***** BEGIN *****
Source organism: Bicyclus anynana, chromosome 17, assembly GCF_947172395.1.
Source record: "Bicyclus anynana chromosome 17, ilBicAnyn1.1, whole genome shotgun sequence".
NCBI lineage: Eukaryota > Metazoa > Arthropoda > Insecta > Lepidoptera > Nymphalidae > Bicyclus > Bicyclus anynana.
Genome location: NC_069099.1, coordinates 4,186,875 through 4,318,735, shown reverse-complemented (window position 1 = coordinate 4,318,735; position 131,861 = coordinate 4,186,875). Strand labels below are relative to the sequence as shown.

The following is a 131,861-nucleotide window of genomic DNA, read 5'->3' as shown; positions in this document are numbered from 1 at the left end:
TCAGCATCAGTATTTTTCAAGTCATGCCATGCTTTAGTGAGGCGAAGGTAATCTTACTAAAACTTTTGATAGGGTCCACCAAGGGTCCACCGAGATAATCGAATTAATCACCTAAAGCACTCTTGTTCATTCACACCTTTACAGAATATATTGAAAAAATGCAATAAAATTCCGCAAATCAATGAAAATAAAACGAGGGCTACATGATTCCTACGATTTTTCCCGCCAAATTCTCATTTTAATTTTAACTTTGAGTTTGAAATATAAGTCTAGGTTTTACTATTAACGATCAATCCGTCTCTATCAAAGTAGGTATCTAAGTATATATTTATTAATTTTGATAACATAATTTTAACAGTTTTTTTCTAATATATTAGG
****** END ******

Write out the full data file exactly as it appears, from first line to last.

Source organism: Bicyclus anynana, chromosome 17, assembly GCF_947172395.1.
Source record: "Bicyclus anynana chromosome 17, ilBicAnyn1.1, whole genome shotgun sequence".
NCBI lineage: Eukaryota > Metazoa > Arthropoda > Insecta > Lepidoptera > Nymphalidae > Bicyclus > Bicyclus anynana.
Genome location: NC_069099.1, coordinates 4,186,875 through 4,318,735, shown reverse-complemented (window position 1 = coordinate 4,318,735; position 131,861 = coordinate 4,186,875). Strand labels below are relative to the sequence as shown.

The following is a 131,861-nucleotide window of genomic DNA, read 5'->3' as shown; positions in this document are numbered from 1 at the left end:
TCAGCATCAGTATTTTTCAAGTCATGCCATGCTTTAGTGAGGCGAAGGTAATCTTACTAAAACTTTTGATAGGGTCCACCAAGGGTCCACCGAGATAATCGAATTAATCACCTAAAGCACTCTTGTTCATTCACACCTTTACAGAATATATTGAAAAAATGCAATAAAATTCCGCAAATCAATGAAAATAAAACGAGGGCTACATGATTCCTACGATTTTTCCCGCCAAATTCTCATTTTAATTTTAACTTTGAGTTTGAAATATAAGTCTAGGTTTTACTATTAACGATCAATCCGTCTCTATCAAAGTAGGTATCTAAGTATATATTTATTAATTTTGATAACATAATTTTAACAGTTTTTTTCTAATATATTAGG